Recently, Blackbaud’s npENGAGE blog gathered tips on how nonprofits can do a better job keeping donors on board from some of the best fundraisers around. Your mileage may vary but each insight offers a little piece of gold bound to help at least a little bit. I was struck, however, by the general message: “you need to do a better job engaging people, acknowledging them, and being genuine, loyal and transparent.”
The message is true and the tactics presented are solid but it’s not enough. We we need to understand why people enter the organization, recognize that many aren’t going to stay, and build fundraising strategies with likely long-term donors in mind. Organizations also need to structure their acquisition and fundraising programs (online and otherwise) for strong collaboration between staff that handle acquisition and long-term retention.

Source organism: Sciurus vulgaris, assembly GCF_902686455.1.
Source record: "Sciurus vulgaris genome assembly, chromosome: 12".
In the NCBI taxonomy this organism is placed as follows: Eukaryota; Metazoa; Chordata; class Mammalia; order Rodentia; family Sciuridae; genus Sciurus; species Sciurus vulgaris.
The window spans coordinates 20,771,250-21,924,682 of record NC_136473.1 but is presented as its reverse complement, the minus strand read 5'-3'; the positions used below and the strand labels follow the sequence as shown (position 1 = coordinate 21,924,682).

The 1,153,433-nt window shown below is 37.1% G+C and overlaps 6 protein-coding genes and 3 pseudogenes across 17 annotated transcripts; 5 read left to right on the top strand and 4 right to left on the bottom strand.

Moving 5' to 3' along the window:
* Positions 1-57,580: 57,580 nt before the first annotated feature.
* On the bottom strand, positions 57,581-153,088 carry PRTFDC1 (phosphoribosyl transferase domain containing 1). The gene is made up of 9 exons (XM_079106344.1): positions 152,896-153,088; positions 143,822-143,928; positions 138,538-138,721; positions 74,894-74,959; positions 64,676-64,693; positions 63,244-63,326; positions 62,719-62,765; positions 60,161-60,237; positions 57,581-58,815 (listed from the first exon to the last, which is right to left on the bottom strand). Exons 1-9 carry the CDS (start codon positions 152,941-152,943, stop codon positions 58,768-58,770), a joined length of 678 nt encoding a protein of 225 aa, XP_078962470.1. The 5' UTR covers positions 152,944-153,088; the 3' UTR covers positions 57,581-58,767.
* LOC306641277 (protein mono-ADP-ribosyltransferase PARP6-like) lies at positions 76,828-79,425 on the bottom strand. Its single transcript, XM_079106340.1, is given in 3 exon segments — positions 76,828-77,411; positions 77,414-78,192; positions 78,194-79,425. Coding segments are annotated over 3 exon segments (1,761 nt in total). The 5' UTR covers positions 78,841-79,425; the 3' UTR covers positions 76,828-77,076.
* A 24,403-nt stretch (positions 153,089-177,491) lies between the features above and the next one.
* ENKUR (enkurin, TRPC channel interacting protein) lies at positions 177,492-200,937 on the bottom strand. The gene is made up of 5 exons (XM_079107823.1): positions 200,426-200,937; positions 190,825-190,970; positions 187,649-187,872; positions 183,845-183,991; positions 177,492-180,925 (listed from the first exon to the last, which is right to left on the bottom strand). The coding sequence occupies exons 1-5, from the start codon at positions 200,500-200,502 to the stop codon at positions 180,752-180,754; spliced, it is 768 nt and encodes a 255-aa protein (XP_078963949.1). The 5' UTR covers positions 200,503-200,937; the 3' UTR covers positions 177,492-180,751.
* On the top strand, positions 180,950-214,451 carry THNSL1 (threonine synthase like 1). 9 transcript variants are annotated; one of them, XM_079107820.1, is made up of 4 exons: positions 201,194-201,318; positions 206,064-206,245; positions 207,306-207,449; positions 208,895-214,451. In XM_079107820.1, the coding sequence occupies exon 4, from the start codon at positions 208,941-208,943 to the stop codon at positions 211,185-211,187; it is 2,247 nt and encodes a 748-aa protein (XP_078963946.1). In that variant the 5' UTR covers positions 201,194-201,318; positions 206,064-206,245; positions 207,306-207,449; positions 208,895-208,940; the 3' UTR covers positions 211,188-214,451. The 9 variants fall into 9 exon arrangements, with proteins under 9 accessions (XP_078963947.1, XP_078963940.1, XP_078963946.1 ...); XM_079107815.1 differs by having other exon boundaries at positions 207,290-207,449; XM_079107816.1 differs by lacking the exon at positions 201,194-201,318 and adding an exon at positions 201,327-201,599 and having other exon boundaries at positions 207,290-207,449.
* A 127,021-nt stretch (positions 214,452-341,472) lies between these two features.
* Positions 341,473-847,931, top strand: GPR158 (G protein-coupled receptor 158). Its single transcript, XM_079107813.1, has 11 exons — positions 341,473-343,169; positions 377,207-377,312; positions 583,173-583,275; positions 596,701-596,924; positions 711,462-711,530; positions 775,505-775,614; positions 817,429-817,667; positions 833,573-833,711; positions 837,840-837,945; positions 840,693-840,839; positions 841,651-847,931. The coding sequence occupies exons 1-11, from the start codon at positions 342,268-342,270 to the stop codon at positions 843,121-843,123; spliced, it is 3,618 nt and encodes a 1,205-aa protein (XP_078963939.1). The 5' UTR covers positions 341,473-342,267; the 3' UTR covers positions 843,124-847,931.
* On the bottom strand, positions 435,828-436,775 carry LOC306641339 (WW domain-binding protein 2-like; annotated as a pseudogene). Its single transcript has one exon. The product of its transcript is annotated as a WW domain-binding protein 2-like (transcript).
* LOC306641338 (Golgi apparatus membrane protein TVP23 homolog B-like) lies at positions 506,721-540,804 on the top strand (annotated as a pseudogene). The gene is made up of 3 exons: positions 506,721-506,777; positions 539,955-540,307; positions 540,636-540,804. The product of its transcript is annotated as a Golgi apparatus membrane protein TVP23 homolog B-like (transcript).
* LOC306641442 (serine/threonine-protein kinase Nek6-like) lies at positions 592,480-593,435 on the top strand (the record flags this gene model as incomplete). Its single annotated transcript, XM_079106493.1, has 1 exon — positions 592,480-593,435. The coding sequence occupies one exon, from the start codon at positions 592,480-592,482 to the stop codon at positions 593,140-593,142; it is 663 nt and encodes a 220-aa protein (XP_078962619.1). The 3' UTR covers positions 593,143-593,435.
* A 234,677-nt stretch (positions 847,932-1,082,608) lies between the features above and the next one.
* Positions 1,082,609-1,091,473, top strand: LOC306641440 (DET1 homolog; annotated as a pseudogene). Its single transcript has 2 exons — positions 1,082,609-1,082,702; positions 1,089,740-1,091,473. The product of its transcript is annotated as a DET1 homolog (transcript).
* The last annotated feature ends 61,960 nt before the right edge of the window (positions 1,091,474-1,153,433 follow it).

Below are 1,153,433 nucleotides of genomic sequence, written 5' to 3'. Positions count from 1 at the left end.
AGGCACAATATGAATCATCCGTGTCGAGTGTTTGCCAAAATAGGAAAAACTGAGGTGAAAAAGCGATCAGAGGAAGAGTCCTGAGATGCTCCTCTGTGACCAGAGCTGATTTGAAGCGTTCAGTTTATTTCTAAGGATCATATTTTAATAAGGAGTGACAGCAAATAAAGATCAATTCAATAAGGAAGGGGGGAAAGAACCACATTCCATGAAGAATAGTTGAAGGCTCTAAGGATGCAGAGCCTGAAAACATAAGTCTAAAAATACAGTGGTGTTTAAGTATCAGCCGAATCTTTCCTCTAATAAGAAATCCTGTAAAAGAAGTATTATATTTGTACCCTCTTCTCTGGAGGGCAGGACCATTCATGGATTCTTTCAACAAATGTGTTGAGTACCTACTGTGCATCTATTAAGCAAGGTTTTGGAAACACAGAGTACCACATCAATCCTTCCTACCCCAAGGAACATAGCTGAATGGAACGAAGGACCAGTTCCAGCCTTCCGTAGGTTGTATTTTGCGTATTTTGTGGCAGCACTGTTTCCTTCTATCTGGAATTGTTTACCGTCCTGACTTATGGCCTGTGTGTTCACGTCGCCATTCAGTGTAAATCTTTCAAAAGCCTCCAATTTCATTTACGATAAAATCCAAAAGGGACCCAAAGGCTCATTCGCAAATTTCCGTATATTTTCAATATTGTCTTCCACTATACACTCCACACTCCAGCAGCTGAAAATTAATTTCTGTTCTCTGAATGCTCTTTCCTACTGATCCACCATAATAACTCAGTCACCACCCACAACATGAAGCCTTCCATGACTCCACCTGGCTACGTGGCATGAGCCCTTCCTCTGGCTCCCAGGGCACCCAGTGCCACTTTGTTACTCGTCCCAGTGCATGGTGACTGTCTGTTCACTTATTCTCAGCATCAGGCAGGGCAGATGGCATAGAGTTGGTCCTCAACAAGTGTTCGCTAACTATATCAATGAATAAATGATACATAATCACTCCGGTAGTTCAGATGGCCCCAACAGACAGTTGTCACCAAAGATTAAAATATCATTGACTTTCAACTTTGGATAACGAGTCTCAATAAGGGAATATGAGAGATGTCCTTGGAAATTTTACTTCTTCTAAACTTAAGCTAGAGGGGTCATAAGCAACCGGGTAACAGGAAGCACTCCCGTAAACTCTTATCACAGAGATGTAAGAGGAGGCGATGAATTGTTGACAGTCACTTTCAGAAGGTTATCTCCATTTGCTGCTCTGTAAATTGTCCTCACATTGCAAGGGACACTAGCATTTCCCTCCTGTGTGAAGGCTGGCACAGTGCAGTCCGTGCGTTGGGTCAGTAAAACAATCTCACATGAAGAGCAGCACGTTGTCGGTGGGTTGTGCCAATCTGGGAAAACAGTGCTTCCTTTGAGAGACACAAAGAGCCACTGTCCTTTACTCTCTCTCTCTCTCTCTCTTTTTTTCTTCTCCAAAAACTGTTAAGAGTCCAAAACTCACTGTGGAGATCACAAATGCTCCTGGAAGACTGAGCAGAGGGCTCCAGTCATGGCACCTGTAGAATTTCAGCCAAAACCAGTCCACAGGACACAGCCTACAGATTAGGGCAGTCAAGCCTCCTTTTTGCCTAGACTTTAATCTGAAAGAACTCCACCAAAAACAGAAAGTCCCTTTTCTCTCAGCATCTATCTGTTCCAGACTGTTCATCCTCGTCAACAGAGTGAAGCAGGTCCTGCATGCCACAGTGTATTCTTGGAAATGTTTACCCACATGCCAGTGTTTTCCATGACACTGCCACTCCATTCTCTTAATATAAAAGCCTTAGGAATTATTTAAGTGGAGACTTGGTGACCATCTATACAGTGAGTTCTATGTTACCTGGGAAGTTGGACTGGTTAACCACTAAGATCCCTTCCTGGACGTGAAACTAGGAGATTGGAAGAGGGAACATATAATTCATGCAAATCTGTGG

Donor retention is headed downward with a sort of Wile E Coyote falling off a cliff predictability. Blackbaud’s head science guy, Chuck Longfield, reports that new donor retention is around 27% these days. Retention keeps falling while the incentive to keep people on board grows — acquiring a new donor costs five, six, seven or times more than keeping an existing donor.